A woman clutches her abdomen in pain

Could It Be IBS? Know the Symptoms

Irritable bowel syndrome is a common condition affecting anywhere from 6-18 percent of people worldwide. The exact cause of IBS is still unknown, but the syndrome has many well-documented symptoms that doctors can use to reach a diagnosis. Think you might have IBS? Check out the symptoms below and consider whether yours line up.

What Are the Signs of IBS?

No two people experience IBS the same way, and each person can display a unique mix of symptoms. If you experience any of the following signs, log their frequency, duration, and severity:

  • Pain and cramping
  • Diarrhea
  • Constipation
  • Gas and bloating
  • Changes in your bowel movements
  • Feeling as if you haven’t completed a bowel movement
  • White mucus in your stool
  • Worsening symptoms during menstrual periods

How Do Doctors Diagnose IBS?

Doctors take a look at your symptoms and how long you’ve had them, which is why tracking yours is essential. Typically, an IBS diagnosis requires you to have experienced symptoms for at least six months with them occurring at least once a week for the past three months. Your doctor will ask questions about you and your family’s medical history, as well as perform an external abdominal exam.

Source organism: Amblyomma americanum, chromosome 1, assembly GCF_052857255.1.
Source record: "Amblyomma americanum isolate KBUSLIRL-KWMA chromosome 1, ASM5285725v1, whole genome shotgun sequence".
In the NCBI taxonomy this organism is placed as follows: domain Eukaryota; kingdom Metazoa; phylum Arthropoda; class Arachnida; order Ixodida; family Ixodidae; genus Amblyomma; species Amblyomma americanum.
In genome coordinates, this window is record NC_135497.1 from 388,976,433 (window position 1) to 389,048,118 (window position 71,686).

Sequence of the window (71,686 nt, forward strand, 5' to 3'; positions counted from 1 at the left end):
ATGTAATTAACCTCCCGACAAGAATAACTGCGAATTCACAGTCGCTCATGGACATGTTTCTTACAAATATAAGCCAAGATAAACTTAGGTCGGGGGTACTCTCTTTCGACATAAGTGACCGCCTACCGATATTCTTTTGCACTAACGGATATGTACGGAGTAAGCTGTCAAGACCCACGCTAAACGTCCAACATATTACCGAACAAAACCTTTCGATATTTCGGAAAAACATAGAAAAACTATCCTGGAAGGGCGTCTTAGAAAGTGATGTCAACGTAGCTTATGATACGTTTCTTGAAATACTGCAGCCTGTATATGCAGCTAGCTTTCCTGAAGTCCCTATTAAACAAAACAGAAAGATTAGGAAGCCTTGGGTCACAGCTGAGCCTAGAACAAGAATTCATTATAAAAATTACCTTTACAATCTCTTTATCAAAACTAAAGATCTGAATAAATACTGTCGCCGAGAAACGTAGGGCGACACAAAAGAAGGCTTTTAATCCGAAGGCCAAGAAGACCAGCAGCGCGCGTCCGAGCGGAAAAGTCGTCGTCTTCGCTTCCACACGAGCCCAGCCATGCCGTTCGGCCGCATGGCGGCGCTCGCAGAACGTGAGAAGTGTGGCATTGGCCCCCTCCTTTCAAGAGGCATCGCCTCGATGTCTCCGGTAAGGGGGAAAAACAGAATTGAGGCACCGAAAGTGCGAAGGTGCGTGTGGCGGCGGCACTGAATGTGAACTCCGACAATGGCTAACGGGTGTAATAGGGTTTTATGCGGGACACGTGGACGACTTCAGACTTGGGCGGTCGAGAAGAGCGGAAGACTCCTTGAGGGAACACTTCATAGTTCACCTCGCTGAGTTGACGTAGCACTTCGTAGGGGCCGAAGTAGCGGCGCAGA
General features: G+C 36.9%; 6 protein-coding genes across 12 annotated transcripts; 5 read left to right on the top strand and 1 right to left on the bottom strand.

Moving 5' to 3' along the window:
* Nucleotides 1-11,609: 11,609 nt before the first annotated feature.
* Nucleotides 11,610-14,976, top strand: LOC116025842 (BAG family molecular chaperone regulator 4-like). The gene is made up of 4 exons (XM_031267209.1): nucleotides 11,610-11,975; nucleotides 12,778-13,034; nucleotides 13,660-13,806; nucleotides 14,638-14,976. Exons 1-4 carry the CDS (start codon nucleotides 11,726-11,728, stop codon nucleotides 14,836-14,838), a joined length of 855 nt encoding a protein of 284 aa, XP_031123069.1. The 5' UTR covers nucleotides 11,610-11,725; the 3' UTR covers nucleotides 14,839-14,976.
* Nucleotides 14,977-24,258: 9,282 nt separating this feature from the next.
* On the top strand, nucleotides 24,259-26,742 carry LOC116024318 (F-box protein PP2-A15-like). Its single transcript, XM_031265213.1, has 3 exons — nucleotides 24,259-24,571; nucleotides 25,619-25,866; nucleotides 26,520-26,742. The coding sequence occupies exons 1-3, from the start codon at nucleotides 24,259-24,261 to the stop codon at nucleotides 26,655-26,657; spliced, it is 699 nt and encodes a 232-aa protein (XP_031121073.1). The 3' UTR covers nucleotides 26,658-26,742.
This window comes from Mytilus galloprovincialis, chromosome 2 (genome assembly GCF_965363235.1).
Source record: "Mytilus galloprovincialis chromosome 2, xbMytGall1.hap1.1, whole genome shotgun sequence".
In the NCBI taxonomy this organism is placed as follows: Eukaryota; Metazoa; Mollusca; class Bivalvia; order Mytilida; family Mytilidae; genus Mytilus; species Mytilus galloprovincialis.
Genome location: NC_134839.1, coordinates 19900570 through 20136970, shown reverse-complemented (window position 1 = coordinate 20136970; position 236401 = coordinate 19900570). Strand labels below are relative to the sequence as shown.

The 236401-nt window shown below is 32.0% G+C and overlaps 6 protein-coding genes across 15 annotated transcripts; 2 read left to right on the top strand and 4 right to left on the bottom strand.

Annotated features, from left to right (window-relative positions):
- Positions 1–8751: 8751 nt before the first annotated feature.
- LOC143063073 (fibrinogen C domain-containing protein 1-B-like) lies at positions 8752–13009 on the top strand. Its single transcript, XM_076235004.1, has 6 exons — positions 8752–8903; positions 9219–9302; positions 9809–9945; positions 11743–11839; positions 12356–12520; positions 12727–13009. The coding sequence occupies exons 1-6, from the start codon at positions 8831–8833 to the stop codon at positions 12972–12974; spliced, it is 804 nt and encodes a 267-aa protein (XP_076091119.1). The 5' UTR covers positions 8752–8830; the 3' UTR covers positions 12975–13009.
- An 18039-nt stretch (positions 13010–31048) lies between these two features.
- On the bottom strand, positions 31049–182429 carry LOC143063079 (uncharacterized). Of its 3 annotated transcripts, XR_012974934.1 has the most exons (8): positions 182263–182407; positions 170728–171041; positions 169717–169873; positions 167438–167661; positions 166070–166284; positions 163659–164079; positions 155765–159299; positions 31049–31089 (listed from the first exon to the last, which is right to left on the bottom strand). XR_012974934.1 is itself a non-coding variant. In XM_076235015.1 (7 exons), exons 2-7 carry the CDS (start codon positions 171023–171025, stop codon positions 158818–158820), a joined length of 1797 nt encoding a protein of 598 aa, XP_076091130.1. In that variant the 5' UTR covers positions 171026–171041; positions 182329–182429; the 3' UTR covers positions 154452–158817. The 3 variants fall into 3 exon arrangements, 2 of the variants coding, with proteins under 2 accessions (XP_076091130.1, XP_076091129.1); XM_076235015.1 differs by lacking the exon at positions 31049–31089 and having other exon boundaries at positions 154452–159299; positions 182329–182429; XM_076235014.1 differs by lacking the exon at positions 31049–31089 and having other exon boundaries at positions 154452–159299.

How Can I Treat My IBS?

Your doctor will likely recommend making lifestyle changes, including drinking more water, exercising regularly, and eating a low-FODMAP diet. FODMAPs are a variety of carbs, such as legumes, dairy, and natural and artificial sweeteners, that commonly upset the stomach. If symptoms persist, your doctor might recommend probiotics (to increase the number of good bacteria in your gut), laxatives, or over-the-counter medication. There are a variety of prescription medicines that treat specific symptoms of IBS, such as diarrhea and abdominal pain. Your doctor can review your symptoms and recommend the right treatment options for you.

If these signs sound familiar to you, schedule an appointment with your Baylor St. Luke’s Medical Group primary care physician. They can review your symptoms and, if necessary, refer you to a Baylor St. Luke’s Medical Group gastroenterologist for further testing and treatment.
 

Sources:
NIDDK | Symptoms & Causes of Irritable Bowel Syndrome
NIDDK | Diagnosis of Irritable Bowel Syndrome
Healthline | 9 Signs and Symptoms of Irritable Bowel Syndrome (IBS)
Healthline | A Beginner's Guide to the Low-FODMAP Diet
NIDDK | Treatment for Irritable Bowel Syndrome